That is Turkey’s best bet, because, impressive and emotional as the demonstrations are, they are the expression of the feelings of a minority in this country of 76 million: the young, urban, well-educated middle class. They are enraged, they are frustrated, they are articulate – but they have no political strength. Even with the support of important social groups like the Alevis, organized labour, the bar association and the Kurdish opposition, they probably cannot force out the government. Any speculation that this wave of protest spells the end of Tayyip Erdoğan as political leader are premature. He may be an authoritarian and intolerant leader, but his record of stable and rather able government and high economic growth has given him a loyal following. There is little doubt that his party can win the municipal elections in 2014 and the next general election as well.
A diplomatic process designed to normalise relations between Armenia and Turkey led to the signing of two protocols in 2009. Its failure is rooted in the miscalculations of both sides, says Vicken Cheterian.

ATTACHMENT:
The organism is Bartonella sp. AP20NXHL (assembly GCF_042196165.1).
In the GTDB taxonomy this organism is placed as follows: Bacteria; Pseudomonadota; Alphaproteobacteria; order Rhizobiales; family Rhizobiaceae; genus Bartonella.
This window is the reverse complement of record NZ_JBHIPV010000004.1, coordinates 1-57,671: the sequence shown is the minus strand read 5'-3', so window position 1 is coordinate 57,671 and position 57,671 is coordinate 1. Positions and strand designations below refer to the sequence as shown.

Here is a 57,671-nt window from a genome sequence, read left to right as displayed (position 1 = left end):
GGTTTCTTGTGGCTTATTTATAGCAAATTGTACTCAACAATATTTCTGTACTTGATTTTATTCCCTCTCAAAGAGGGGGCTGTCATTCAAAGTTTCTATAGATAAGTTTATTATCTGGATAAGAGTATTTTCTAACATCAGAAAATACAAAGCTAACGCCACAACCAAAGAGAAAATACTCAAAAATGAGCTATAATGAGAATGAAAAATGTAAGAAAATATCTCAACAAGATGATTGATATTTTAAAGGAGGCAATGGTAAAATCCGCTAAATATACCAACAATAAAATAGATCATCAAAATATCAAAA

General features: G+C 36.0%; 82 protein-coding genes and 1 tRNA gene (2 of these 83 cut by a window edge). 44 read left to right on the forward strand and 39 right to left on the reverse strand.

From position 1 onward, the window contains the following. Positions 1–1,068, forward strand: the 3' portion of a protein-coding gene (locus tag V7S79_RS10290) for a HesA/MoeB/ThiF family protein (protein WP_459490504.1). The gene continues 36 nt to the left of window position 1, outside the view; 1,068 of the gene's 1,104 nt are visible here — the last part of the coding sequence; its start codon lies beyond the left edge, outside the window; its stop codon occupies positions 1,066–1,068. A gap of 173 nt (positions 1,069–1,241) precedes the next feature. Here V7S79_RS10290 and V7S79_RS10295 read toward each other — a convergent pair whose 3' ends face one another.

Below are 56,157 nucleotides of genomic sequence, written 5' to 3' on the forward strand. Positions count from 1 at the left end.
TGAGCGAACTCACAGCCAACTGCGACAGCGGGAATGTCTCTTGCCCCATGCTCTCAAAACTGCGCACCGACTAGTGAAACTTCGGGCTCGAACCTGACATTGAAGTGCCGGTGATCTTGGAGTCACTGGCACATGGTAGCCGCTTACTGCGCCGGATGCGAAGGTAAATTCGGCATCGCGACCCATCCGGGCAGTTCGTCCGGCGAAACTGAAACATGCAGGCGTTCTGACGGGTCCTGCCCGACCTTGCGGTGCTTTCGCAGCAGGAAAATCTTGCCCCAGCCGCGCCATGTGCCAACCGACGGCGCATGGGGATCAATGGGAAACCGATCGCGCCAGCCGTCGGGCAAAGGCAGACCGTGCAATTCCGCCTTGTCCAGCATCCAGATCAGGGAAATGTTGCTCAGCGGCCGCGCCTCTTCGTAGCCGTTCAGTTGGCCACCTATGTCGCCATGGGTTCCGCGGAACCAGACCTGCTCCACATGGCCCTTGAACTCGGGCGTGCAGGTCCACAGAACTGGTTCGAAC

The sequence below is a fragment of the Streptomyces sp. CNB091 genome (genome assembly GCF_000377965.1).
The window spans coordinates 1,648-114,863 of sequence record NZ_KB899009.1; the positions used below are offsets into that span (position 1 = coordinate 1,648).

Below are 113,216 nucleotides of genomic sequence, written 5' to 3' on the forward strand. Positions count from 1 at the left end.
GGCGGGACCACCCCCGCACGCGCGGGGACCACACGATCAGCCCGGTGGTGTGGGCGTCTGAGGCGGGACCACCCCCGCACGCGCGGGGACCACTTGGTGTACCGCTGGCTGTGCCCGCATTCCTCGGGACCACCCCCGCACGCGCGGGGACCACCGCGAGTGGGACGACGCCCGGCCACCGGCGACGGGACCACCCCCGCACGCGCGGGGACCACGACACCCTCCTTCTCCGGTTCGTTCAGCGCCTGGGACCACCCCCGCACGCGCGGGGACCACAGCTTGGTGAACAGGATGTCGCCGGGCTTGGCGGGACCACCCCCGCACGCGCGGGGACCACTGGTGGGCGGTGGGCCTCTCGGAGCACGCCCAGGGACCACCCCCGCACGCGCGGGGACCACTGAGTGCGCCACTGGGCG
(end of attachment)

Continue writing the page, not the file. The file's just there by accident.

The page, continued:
Tehran initially viewed the rise of the Islamist Justice and Development Party (AKP) in Turkey with much enthusiasm. It has turned into a nightmare. Turkey’s shift against the Assad regime in Syria, and its manifest ideological appeal in a changing Middle East, now has Iranian leaders viewing Ankara as a key part of a U.S. scheme with the Arab States in the Persian Gulf aimed directly at them.
A planned Europe-wide ballistic missile shield for NATO must not be aimed at Iran and there appears to be agreement on this point, Turkish President Abdullah Gul said Friday before … Շարունակել կարդալ
Mr Gul insists his country’s European ambition is undimmed by such sentiments. The Islamist AKP government has lately turned eastwards, fixing some troubled relationships with near neighbours and claiming a role as a powerful regional actor. It has fallen out with Israel and voted against United Nations sanctions on Iran. Ahmet Davutoglu, its hyperactive foreign minister, sometimes sounds a little too keen for western tastes on a new Ottoman Caliphate.
To the president’s mind, there is nothing here that subtracts from the aim of joining the EU. He says this is an ambition transcending politics in Ankara at any given moment. Turkey is taking a strategic view – looking 20, 30, even 50 years ahead.
The fact that the Turkish President went to court for the “insult” of being called an Armenian demonstrates, according to human rights activists, the extent to which Armenians are vilified in Turkey.
ANKARA — Turkish army chiefs boycotted an official ceremony at the presidential palace because the president’s wife wore an Islamic headscarf, the press reported Saturday. The army’s top brass were … Շարունակել կարդալ